Laura Spiegel, our Gen Plus fitness trainer, added karate to her already strenuous workout schedule, to help her prep for our next video (coming out next summer.)

Corinne Copnick, one of the participants, was so pleased with her unexpected good fitness, that she started dancing twice a week, in addition to aquafitness three times a week.

Ira Brown, who is the music composer for the fitness routine, has made significant changes to his eating habit. He's always loved salads, but now he is in chronic pursuit of the perfect healthy meal.

Ira had a meal in Sylmar, California the other day. He had stopped at a diner for bite to eat after a heavy workday (he is a renowned sound designer, creating home and commercial sound designs...from home theatres to fully "wired" homes.) He was particularly drawn to the "Healthy Chicken" meal. When it arrived, there was a 4 - 6 oz chicken breast, three stewed tomatoes, a baked potato, some large onion rounds and toppings -- so many toppings that he had to ask for a separate plate...just to remove them (a pre-emptive strike to avoid clogging his arteries.) The toppings were: a cup of sour cream, a scoop of butter, bacon strips, shredded cheese. He was so astounded by this advertised "Healthy" meal, that he had to tell me about it.

If it looks like potato skins and acts like potato skins, must be potato skins. At least the chicken part was healthy.

Friday, August 12, 2005

Gotta getta...

I never thought it would happen to me. But today it did. I turned 46 last month and today I realized that I cannot go more than another 2 years without a convertible. Why 2 years? Because I make logical decisions. It would be ridiculous to just go out and get a new convertible when I have a perfectly great, leather-seated, DVD playing, VAN. Yes. A soccer mom van.

I am a single mother, having had my child later in life, at 46 I have a child about to start Kindergarten. And all I could think about all day was about getting a convertible. Red. With cream interiors. A Toyota Solara? Chrysler Seabring? The possibilities are endless. My days on the road, hair flying, driving up the coast. Makes me feel like I can BREATHE! Ahhh. That's how I know I'm having my mid-life crisis.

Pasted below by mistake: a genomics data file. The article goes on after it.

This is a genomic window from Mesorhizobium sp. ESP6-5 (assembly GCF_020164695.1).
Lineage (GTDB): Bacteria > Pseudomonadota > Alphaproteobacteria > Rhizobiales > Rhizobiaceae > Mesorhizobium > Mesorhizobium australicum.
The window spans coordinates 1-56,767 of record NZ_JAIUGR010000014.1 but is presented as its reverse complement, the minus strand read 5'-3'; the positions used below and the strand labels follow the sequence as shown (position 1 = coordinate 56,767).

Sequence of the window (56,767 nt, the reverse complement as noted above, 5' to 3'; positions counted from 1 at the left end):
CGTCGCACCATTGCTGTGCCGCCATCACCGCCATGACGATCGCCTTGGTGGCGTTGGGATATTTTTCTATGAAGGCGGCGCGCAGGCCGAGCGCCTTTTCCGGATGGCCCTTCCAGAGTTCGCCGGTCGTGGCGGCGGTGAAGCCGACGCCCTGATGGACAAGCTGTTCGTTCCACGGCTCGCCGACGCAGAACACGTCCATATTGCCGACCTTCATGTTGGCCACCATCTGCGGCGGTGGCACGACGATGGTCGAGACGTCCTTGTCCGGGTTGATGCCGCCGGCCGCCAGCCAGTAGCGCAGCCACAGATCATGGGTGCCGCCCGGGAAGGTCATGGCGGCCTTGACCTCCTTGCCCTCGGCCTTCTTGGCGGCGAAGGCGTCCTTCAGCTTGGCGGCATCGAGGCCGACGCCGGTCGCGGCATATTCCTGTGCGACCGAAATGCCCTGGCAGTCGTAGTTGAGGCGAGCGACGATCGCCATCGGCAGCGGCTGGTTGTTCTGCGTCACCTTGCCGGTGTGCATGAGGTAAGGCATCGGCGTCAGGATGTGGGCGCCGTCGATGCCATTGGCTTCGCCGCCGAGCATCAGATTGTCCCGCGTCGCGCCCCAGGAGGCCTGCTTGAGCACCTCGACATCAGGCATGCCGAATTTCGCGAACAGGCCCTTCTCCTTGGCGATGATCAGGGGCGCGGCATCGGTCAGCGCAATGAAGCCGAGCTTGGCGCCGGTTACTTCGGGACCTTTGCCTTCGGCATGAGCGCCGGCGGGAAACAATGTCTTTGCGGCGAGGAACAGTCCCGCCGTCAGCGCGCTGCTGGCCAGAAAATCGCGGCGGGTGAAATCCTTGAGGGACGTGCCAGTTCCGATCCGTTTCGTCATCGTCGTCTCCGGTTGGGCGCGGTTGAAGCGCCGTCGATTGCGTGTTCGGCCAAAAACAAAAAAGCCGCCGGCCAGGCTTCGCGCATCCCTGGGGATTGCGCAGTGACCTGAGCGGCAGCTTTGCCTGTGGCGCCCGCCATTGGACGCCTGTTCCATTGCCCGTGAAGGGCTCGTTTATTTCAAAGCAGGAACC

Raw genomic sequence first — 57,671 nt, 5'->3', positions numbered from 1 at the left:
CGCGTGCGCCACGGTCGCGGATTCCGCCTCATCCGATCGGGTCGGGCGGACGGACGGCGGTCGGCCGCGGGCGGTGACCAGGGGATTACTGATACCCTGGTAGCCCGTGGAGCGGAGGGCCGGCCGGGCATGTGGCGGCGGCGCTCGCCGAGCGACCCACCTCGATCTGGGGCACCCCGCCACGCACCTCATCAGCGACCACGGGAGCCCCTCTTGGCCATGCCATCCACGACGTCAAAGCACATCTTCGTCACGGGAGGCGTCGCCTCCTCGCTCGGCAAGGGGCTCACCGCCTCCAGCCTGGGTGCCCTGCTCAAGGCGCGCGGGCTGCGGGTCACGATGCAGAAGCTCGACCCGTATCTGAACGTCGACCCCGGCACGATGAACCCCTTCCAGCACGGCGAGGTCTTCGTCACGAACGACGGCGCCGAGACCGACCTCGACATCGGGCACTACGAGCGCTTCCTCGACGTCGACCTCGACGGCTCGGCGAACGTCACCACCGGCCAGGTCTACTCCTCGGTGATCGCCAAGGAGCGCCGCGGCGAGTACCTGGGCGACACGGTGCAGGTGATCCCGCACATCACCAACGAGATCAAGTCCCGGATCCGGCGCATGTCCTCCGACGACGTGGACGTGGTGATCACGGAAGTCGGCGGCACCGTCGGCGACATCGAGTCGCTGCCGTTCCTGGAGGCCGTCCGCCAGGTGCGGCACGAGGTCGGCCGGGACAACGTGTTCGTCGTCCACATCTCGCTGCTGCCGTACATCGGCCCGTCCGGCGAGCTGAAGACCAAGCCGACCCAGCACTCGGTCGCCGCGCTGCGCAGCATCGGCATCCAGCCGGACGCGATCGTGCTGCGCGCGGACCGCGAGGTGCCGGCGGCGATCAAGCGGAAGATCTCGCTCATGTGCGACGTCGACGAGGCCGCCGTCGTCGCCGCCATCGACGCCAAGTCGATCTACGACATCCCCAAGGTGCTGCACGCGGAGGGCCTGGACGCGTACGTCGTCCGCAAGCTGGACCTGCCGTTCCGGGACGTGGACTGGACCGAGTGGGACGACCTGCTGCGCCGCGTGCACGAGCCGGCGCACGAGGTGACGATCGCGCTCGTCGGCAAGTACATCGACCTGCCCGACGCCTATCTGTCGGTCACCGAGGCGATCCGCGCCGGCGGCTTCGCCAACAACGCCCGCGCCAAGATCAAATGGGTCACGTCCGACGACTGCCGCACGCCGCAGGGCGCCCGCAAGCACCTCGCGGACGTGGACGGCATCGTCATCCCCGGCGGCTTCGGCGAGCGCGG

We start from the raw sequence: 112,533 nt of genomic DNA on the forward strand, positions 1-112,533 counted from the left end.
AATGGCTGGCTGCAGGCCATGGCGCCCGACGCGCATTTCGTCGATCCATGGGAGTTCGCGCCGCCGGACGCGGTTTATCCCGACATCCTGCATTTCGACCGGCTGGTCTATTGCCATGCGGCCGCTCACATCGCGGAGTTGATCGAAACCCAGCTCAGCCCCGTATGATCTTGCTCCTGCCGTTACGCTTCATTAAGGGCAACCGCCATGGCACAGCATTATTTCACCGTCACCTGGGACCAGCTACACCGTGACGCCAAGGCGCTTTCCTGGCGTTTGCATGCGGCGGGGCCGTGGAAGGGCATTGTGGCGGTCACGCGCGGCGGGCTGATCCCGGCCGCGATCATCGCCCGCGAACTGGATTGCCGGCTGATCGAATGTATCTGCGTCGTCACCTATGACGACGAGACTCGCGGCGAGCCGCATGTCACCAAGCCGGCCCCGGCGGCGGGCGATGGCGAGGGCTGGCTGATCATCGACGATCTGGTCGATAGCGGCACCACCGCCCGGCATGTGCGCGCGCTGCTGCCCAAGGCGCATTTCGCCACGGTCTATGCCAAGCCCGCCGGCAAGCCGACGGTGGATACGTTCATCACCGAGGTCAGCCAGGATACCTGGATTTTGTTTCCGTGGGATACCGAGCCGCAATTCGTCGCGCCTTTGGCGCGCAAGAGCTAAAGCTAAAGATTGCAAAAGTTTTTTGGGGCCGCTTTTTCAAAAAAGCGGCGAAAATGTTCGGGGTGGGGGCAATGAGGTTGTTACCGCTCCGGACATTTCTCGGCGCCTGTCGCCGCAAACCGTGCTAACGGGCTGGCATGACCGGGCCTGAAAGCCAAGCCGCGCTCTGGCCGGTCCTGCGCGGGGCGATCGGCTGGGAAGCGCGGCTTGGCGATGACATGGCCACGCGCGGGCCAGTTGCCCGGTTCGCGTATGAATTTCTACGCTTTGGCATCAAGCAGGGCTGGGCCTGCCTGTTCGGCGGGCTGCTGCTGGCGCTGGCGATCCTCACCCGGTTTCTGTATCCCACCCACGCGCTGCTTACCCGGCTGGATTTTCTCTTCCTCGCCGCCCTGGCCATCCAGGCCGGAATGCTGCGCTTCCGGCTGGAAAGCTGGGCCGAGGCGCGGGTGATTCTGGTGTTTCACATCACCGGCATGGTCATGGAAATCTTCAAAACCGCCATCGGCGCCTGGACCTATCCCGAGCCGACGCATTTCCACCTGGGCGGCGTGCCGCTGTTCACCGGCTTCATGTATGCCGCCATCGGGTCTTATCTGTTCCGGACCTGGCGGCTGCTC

I'm 4 years away from joining the demographic that my company, Gen Plus, is all about servicing, supporting and protecting. All my focus in my free time is spent on trying to reshape the way America thinks about 50 plus. I'm so close to joining the ranks of my peers.

But I want to get on the road today! My entire childhood was spent fantasizing about heading West. So as an adult I went West to live in LA, my paradise. But I spend a heck of a lot of time on the road. But boy, a convertible would keep me closer to outside, while driving inside. I could pretend, every day, that I was driving faster than 5 mph. I could imagine my hair flying in the wind...if only I could have a car that could ride with the top down. Yup. Gotta get a convertible. Somehow I don't think I'll be waiting 2 years.

Thursday, August 11, 2005

"Don't lose Sheila!" A Pioneer at 52.

Sheila Scott was the first pilot, male or female, to fly directly over true North Pole in a light aircraft. She logged three solo flights around the world: 1966, 1971, 1979

Her age at the time of the last flight : 52 years


Sheila Scott was born April 27, 1927, Worcester, Worcestershire [now in Hereford and Worcester], Eng. and died on October 20, 1988, in London.

Born as Sheila Christine Hopkins, this British aviator broke more than 100 light-aircraft records between 1965 and 1972 and was the first British pilot to fly solo around the world. She was intensely driven and competitive. Not only did she pioneer these solo flights, she attempted to beat records where they could be beaten, including besting her own times. As well, she was fearless, braving challenges that would have stopped today's pilots. Flying alone, she was tracked by the US Navy, who had strict instructions: "Don't lose Sheila!"

For a wonderful site with oodles of additional information on this remarkable woman visit:

Wednesday, August 10, 2005

They were HOW old???

Keep your eyes open for highlights of the famous and infamous who accomplished greatness over the age of 50. The list below primarily contains men. I'm researching women, but will accept all nominations. The only criteria is that their achievements must have taken place after the age of 50. Thanks to Dr. Mark Burgin for the in-depth research.

What people can do:

After 50:

Plato -- father of philosophy
Leonardo da Vinci -- Renaissance man, outstanding artist, inventor, architect, and engineer
Leonard Euler -- mathematician
Johann Sebastian Bach -- master composer
George Frideric Handel -- master composer
Igor Sikorsky -- great inventor and engineer
Robert Peary -- renowned traveler
Roald Amundsen -- renowned traveler
Genghis Khan -- fearless warrior and statesman
Confucius -- famous philosopher
Sheila Scott -- outstanding pilot
Richard Rutan -- outstanding pilot
Maximilien Conrad -- outstanding pilot

Sheila Scott, aviatrix
After 60

James Joseph Sylvester -- great mathematician
Benjamin Disraeli -- incredible statesman
Francisco de Goya -- visionary artist
Michelangelo -- perhaps the greatest artist, sculptor, architect, and engineer
Michael Melvill -- intrepid astronaut
Steve Fossett -- outstanding pilot